A relationship is the correlation and connection between the variables of the data presented, like the value of a particular share today versus the value over the year.

A composition is the set of all variables present in the manuscript to make a conclusion, like the total sale of your product, sale online, sale in retail, and direct sales.

A distribution is a representation of all the correlated and non-related data to determine the connection and pattern if any, and the interaction between the variables.

A comparison is the process of finding out the similarities and differences between sets of variables.

Best format for you

Graphics are best for putting your point forward while tables work fine for providing a structure to numerical information. Different formats that work best for various situations are:

  • A bar chart or bar graph shows correlation between distinct categories. One axis shows the particular categories being compared, and the other axis depicts a calculated value. Some bar graphs show bars bunched together in groups of more than one, showing the values of multiple measured variables.
  • Pie charts are generally applied to represent the rate and proportionality of information, and the rate of percentage depicted by every category is marked next to the corresponding portion of the full pie.
  • Line graphs can be used for more than one variable to show the change over time simultaneously.
  • Scatter plots and line graphs are alike, as both use horizontal axes and vertical axes to plot data information points. Scatter plots are used to show the degree to which one variable is affected by another variable, or the connection between them.

Publication Cycle: An Overview

Every manuscript submitted to a journal has to progress through the complete publication cycle before it finally gets published. The publication cycle takes genesis with the research idea. The researchers take this idea to a new horizon by conducting experiments, taking into account the previous publications that deal with similar topic. The research draft is then submitted to a journal that is followed by the assessment, reviewing, and further production processing before being published. Let’s discuss the different phases in detail so that we can get a bird’s eye view of the entire publication process.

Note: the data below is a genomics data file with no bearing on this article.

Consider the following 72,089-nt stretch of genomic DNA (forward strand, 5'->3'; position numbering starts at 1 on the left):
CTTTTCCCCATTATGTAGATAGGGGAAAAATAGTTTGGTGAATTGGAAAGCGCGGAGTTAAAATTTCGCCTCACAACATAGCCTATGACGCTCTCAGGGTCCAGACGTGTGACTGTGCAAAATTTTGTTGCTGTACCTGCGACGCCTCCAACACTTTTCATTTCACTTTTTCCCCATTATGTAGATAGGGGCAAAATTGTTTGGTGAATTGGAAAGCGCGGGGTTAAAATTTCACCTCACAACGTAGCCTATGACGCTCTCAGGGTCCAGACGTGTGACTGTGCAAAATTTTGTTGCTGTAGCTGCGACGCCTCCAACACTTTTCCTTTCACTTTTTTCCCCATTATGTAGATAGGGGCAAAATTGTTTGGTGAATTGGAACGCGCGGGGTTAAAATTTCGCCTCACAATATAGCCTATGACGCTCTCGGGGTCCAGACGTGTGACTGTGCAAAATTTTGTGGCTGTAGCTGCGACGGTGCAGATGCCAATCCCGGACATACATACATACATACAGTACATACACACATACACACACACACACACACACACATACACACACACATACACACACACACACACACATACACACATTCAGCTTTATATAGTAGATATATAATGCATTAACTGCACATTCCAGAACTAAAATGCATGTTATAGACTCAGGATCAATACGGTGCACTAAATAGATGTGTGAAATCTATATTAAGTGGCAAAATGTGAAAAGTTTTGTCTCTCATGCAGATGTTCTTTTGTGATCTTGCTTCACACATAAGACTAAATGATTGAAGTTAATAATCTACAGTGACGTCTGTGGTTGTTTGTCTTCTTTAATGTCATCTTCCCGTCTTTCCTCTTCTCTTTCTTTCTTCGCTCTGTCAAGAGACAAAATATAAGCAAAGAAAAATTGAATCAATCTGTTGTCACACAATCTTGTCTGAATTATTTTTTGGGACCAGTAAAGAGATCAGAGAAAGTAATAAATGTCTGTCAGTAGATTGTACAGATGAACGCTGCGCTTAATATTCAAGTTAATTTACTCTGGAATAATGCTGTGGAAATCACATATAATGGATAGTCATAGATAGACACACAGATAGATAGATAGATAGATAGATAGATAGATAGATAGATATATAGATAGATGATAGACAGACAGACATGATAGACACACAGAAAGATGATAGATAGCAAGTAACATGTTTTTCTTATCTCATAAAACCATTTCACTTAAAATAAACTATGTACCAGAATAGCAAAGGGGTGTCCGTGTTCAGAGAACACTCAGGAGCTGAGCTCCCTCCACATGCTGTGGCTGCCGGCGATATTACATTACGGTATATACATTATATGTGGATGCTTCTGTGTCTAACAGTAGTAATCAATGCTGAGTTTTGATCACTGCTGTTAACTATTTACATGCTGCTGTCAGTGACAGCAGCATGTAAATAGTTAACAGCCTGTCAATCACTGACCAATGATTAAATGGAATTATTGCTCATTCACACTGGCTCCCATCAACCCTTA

How publication cycle works?

After the manuscript is submitted, it is first screened by the Editor-in-chief; if rejected, the paper is returned to the author, and if accepted, it goes to the next level. Here, the paper is checked for plagiarism, and conformity to the journal guidelines. Once the manuscript clears this technical round it is then sent for review by a panel of reviewers, who are subject experts. Here, the reviewers either reject the paper for lack of novelty or other reasons that might be study specific or they could either accept the paper or suggest revisions before acceptance. The paper with revisions is sent to the Editor-in-chief for approval, before being sent for a second and final round of review. At times, the paper gets rejected even after coming this far. If the paper is accepted it then goes through the in-house publication process, before finally getting published.

Some journals forego this time taking and tedious process and instead publish all manuscripts after checking it for novelty, relevance to the field of study and compliance to the style guide of the journal. This ensures a shorter review time and faster publication.

How long can a publication cycle run?

The publication cycle time of a journal cannot be assessed unless and until it is specified by the journal. Hence, it is difficult to know which journals have a fast publication cycle. Some journals take months before they give their first decision whereas some let their first decision known in a couple of weeks. Generally, the time gap between submission and first decision varies between 2-3 weeks.

What if the publication cycle is slow-moving?